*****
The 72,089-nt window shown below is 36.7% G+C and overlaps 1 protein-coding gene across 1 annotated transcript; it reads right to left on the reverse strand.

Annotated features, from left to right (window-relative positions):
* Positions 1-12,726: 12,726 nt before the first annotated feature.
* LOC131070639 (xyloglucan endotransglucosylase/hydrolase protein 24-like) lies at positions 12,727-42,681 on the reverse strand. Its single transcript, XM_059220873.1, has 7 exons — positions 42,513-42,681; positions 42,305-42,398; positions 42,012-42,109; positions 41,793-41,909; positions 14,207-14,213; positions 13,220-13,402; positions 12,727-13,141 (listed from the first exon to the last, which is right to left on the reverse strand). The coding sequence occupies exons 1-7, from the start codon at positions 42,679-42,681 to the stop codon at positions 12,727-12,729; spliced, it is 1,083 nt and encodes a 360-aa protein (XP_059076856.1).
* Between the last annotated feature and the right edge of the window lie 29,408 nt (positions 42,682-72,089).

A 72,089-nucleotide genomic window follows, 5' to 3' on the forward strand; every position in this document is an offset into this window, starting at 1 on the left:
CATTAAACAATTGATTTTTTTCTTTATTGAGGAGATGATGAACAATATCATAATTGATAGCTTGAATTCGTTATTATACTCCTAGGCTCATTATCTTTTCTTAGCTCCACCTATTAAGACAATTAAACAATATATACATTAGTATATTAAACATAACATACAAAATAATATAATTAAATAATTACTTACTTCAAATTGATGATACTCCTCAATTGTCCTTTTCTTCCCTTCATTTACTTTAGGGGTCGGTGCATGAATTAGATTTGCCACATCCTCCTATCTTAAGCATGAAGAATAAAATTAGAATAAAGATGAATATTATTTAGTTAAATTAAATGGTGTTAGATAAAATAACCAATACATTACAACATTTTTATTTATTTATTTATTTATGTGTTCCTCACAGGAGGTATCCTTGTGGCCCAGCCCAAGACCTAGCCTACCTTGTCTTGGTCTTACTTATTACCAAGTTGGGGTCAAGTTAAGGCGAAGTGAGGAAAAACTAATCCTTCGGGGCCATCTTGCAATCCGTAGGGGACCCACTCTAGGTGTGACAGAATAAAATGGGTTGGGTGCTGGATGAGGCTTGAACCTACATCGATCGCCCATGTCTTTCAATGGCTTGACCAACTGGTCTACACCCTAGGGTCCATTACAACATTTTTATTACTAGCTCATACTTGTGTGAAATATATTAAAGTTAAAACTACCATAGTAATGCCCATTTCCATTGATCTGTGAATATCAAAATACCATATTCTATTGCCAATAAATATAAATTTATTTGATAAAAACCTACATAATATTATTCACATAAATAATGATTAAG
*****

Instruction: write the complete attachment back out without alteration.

The 72,089-nt window shown below is 36.7% G+C and overlaps 1 protein-coding gene across 1 annotated transcript; it reads right to left on the reverse strand.

Annotated features, from left to right (window-relative positions):
* Positions 1-12,726: 12,726 nt before the first annotated feature.
* LOC131070639 (xyloglucan endotransglucosylase/hydrolase protein 24-like) lies at positions 12,727-42,681 on the reverse strand. Its single transcript, XM_059220873.1, has 7 exons — positions 42,513-42,681; positions 42,305-42,398; positions 42,012-42,109; positions 41,793-41,909; positions 14,207-14,213; positions 13,220-13,402; positions 12,727-13,141 (listed from the first exon to the last, which is right to left on the reverse strand). The coding sequence occupies exons 1-7, from the start codon at positions 42,679-42,681 to the stop codon at positions 12,727-12,729; spliced, it is 1,083 nt and encodes a 360-aa protein (XP_059076856.1).
* Between the last annotated feature and the right edge of the window lie 29,408 nt (positions 42,682-72,089).

A 72,089-nucleotide genomic window follows, 5' to 3' on the forward strand; every position in this document is an offset into this window, starting at 1 on the left:
CATTAAACAATTGATTTTTTTCTTTATTGAGGAGATGATGAACAATATCATAATTGATAGCTTGAATTCGTTATTATACTCCTAGGCTCATTATCTTTTCTTAGCTCCACCTATTAAGACAATTAAACAATATATACATTAGTATATTAAACATAACATACAAAATAATATAATTAAATAATTACTTACTTCAAATTGATGATACTCCTCAATTGTCCTTTTCTTCCCTTCATTTACTTTAGGGGTCGGTGCATGAATTAGATTTGCCACATCCTCCTATCTTAAGCATGAAGAATAAAATTAGAATAAAGATGAATATTATTTAGTTAAATTAAATGGTGTTAGATAAAATAACCAATACATTACAACATTTTTATTTATTTATTTATTTATGTGTTCCTCACAGGAGGTATCCTTGTGGCCCAGCCCAAGACCTAGCCTACCTTGTCTTGGTCTTACTTATTACCAAGTTGGGGTCAAGTTAAGGCGAAGTGAGGAAAAACTAATCCTTCGGGGCCATCTTGCAATCCGTAGGGGACCCACTCTAGGTGTGACAGAATAAAATGGGTTGGGTGCTGGATGAGGCTTGAACCTACATCGATCGCCCATGTCTTTCAATGGCTTGACCAACTGGTCTACACCCTAGGGTCCATTACAACATTTTTATTACTAGCTCATACTTGTGTGAAATATATTAAAGTTAAAACTACCATAGTAATGCCCATTTCCATTGATCTGTGAATATCAAAATACCATATTCTATTGCCAATAAATATAAATTTATTTGATAAAAACCTACATAATATTATTCACATAAATAATGATTAAG